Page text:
Visual Organization + Communication Design
After our recent visit to the MoMA I thought I would take a moment to post some notes related to some of the things that we saw in the Fluxus exhibition.
I would also like to pose a question for you to ponder and discuss.
What is a book?
As you consider your response, move beyond your assumptions and received perceptions about what you think and thing is. Lets ask ourselves what a book could become in form, content, and experience. I hope our discussion leads us to something new as we prepare to work on creating books in class.
Here is an image of the book Fluxus-1, 1963, by George Maciunas. It is a wonderful example of how questioning the assumptions of tradition and format for something as simple as a book can lead us into new ideas, forms, experiences and understanding.
Fluxus according to the Oxford University Press and an essay on MoMA’s website is an “Informal international group of avant-garde artists working in a wide range of media and active from the early 1960s to the late 1970s. Their activities included public concerts or festivals and the dissemination of innovatively designed anthologies and publications, including scores for electronic music, theatrical performances, ephemeral events, gestures and actions constituted from the individual’s everyday experience. Other types of work included the distribution of object editions, correspondence art and concrete poetry. According to the directions of the artist, Fluxus works often required the participation of a spectator in order to be completed.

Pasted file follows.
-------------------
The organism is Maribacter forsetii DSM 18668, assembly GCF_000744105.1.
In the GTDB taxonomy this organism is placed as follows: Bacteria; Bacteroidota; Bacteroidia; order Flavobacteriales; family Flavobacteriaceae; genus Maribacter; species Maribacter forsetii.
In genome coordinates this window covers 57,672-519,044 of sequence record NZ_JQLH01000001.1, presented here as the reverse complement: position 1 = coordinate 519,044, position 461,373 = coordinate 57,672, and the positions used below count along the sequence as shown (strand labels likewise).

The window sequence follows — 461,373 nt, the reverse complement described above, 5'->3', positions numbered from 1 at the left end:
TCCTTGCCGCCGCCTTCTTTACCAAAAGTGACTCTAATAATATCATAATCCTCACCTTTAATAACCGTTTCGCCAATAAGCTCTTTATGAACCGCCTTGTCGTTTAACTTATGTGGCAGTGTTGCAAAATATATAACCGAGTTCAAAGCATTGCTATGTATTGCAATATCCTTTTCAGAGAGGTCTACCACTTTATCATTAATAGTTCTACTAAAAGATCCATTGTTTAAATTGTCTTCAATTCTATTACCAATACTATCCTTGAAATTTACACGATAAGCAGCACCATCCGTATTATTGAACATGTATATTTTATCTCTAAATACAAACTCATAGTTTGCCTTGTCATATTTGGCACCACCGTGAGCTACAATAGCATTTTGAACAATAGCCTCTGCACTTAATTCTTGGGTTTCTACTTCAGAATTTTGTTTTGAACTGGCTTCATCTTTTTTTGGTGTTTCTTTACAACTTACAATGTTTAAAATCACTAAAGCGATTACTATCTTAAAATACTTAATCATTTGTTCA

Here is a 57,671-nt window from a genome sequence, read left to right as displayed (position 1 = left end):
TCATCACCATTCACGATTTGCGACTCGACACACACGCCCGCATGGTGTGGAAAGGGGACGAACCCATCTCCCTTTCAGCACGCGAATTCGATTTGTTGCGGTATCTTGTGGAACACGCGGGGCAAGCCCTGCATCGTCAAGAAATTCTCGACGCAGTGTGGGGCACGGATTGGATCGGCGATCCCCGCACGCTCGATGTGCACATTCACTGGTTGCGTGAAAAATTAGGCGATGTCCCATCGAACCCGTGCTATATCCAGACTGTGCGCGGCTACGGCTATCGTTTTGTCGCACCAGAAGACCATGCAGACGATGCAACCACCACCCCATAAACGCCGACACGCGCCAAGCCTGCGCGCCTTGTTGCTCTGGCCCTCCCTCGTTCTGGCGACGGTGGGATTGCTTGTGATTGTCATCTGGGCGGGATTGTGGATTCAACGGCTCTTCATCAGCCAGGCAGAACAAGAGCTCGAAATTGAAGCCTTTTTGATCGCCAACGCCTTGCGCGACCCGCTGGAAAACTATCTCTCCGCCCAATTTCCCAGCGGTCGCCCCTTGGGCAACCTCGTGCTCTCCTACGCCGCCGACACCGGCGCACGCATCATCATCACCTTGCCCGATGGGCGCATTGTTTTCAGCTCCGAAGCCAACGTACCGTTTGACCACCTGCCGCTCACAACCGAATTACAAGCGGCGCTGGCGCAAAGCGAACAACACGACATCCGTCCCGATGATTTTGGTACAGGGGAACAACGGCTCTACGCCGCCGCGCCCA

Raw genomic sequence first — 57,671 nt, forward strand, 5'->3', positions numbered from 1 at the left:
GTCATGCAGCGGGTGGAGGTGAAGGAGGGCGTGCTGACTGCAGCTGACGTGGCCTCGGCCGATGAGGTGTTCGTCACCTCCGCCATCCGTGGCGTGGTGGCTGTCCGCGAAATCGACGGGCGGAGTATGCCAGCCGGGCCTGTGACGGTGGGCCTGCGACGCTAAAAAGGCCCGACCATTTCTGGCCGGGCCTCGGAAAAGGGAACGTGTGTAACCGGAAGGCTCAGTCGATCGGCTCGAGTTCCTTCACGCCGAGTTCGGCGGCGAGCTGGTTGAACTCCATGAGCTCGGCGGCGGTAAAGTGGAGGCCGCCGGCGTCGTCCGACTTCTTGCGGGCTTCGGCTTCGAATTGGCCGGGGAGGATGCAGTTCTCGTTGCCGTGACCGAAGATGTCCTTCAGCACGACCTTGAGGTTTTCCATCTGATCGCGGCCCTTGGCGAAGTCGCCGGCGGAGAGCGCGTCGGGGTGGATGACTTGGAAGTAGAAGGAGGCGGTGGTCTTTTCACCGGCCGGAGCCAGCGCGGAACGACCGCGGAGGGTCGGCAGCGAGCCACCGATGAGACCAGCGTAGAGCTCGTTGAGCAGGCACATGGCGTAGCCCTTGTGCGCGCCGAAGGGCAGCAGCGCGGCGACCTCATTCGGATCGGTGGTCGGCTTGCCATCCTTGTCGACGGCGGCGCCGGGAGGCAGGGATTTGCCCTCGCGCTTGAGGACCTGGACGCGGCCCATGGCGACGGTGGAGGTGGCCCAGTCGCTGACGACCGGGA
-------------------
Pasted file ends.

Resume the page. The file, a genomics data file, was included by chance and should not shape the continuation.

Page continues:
The name Fluxus, taken from the Latin for ‘flow’, was originally conceived by the American writer, performance artist and composer George Maciunas (1931–78) in 1961 as the title for a projected series of anthologies profiling the work of such artists as the composer La Monte Young (b 1935), George Brecht, Yoko Ono, Dick Higgins (b 1928), Ben, Nam June Paik and others engaged in experimental music, concrete poetry, performance events and ‘anti-films’ (e.g. Paik’s imageless Zen for Film, 1962). In a manifesto of 1962 (‘Neo-Dada in Music, Theater, Poetry, Art’, in J. Becker and W. Vostell: Happenings, Fluxus, Pop Art, Nouveau Réalisme, Hamburg, 1965), Maciunas categorized this diversity under the broad heading of ‘Neo-Dada’ and stressed the interest shared by all the artists in manifesting time and space as concrete phenomena. Influences of Fluxus noted by Maciunas included John Cage’s concrete music (1939) and intermedia event at Black Mountain College, NC (1952), with Merce Cunningham, Robert Rauschenberg and others; the Nouveaux Réalistes; the work of Ben; the concept art of Henry Flynt (b 1940); and Duchamp’s notion of the ready-made.